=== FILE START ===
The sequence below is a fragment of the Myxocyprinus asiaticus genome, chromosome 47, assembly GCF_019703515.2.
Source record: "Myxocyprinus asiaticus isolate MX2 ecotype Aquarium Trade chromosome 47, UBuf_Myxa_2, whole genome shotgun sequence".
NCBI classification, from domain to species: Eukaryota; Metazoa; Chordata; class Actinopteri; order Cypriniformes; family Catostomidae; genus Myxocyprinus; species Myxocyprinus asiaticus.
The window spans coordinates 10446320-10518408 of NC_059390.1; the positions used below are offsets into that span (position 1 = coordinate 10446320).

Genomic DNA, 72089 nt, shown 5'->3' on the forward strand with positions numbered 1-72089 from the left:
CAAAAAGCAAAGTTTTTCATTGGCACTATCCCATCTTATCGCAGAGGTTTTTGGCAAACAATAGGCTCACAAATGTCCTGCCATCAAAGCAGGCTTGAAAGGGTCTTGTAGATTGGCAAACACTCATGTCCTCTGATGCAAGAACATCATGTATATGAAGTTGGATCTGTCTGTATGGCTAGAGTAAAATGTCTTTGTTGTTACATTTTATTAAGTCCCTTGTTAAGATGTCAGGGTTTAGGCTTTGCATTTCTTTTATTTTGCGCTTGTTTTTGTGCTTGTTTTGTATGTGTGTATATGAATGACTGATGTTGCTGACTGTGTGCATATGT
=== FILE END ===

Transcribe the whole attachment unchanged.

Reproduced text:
The sequence below is a fragment of the Myxocyprinus asiaticus genome, chromosome 47, assembly GCF_019703515.2.
Source record: "Myxocyprinus asiaticus isolate MX2 ecotype Aquarium Trade chromosome 47, UBuf_Myxa_2, whole genome shotgun sequence".
NCBI classification, from domain to species: Eukaryota; Metazoa; Chordata; class Actinopteri; order Cypriniformes; family Catostomidae; genus Myxocyprinus; species Myxocyprinus asiaticus.
The window spans coordinates 10446320-10518408 of NC_059390.1; the positions used below are offsets into that span (position 1 = coordinate 10446320).

Genomic DNA, 72089 nt, shown 5'->3' on the forward strand with positions numbered 1-72089 from the left:
CAAAAAGCAAAGTTTTTCATTGGCACTATCCCATCTTATCGCAGAGGTTTTTGGCAAACAATAGGCTCACAAATGTCCTGCCATCAAAGCAGGCTTGAAAGGGTCTTGTAGATTGGCAAACACTCATGTCCTCTGATGCAAGAACATCATGTATATGAAGTTGGATCTGTCTGTATGGCTAGAGTAAAATGTCTTTGTTGTTACATTTTATTAAGTCCCTTGTTAAGATGTCAGGGTTTAGGCTTTGCATTTCTTTTATTTTGCGCTTGTTTTTGTGCTTGTTTTGTATGTGTGTATATGAATGACTGATGTTGCTGACTGTGTGCATATGT